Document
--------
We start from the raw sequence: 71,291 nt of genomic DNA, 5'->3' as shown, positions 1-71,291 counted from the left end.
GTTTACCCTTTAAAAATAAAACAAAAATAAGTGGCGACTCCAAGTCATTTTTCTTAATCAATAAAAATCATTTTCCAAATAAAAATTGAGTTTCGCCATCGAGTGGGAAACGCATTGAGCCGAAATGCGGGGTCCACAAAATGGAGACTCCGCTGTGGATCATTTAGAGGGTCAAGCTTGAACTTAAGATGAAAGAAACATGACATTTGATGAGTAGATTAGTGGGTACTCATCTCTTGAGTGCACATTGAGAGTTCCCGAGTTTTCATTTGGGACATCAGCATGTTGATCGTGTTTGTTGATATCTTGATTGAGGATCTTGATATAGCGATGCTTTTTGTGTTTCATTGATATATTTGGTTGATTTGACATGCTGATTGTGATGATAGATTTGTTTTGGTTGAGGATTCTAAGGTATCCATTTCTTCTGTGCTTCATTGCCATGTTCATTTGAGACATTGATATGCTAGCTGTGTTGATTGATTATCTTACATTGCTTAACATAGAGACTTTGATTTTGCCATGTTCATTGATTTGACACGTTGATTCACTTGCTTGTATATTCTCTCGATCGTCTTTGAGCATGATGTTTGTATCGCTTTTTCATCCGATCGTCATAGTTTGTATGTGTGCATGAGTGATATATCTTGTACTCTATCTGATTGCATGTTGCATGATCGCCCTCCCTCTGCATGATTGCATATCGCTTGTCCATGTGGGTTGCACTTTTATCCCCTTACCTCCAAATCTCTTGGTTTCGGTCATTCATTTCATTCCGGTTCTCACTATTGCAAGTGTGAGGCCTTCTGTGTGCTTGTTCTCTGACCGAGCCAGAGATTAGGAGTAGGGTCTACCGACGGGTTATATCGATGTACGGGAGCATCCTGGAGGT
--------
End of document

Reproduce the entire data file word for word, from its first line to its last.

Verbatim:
We start from the raw sequence: 71,291 nt of genomic DNA, 5'->3' as shown, positions 1-71,291 counted from the left end.
GTTTACCCTTTAAAAATAAAACAAAAATAAGTGGCGACTCCAAGTCATTTTTCTTAATCAATAAAAATCATTTTCCAAATAAAAATTGAGTTTCGCCATCGAGTGGGAAACGCATTGAGCCGAAATGCGGGGTCCACAAAATGGAGACTCCGCTGTGGATCATTTAGAGGGTCAAGCTTGAACTTAAGATGAAAGAAACATGACATTTGATGAGTAGATTAGTGGGTACTCATCTCTTGAGTGCACATTGAGAGTTCCCGAGTTTTCATTTGGGACATCAGCATGTTGATCGTGTTTGTTGATATCTTGATTGAGGATCTTGATATAGCGATGCTTTTTGTGTTTCATTGATATATTTGGTTGATTTGACATGCTGATTGTGATGATAGATTTGTTTTGGTTGAGGATTCTAAGGTATCCATTTCTTCTGTGCTTCATTGCCATGTTCATTTGAGACATTGATATGCTAGCTGTGTTGATTGATTATCTTACATTGCTTAACATAGAGACTTTGATTTTGCCATGTTCATTGATTTGACACGTTGATTCACTTGCTTGTATATTCTCTCGATCGTCTTTGAGCATGATGTTTGTATCGCTTTTTCATCCGATCGTCATAGTTTGTATGTGTGCATGAGTGATATATCTTGTACTCTATCTGATTGCATGTTGCATGATCGCCCTCCCTCTGCATGATTGCATATCGCTTGTCCATGTGGGTTGCACTTTTATCCCCTTACCTCCAAATCTCTTGGTTTCGGTCATTCATTTCATTCCGGTTCTCACTATTGCAAGTGTGAGGCCTTCTGTGTGCTTGTTCTCTGACCGAGCCAGAGATTAGGAGTAGGGTCTACCGACGGGTTATATCGATGTACGGGAGCATCCTGGAGGT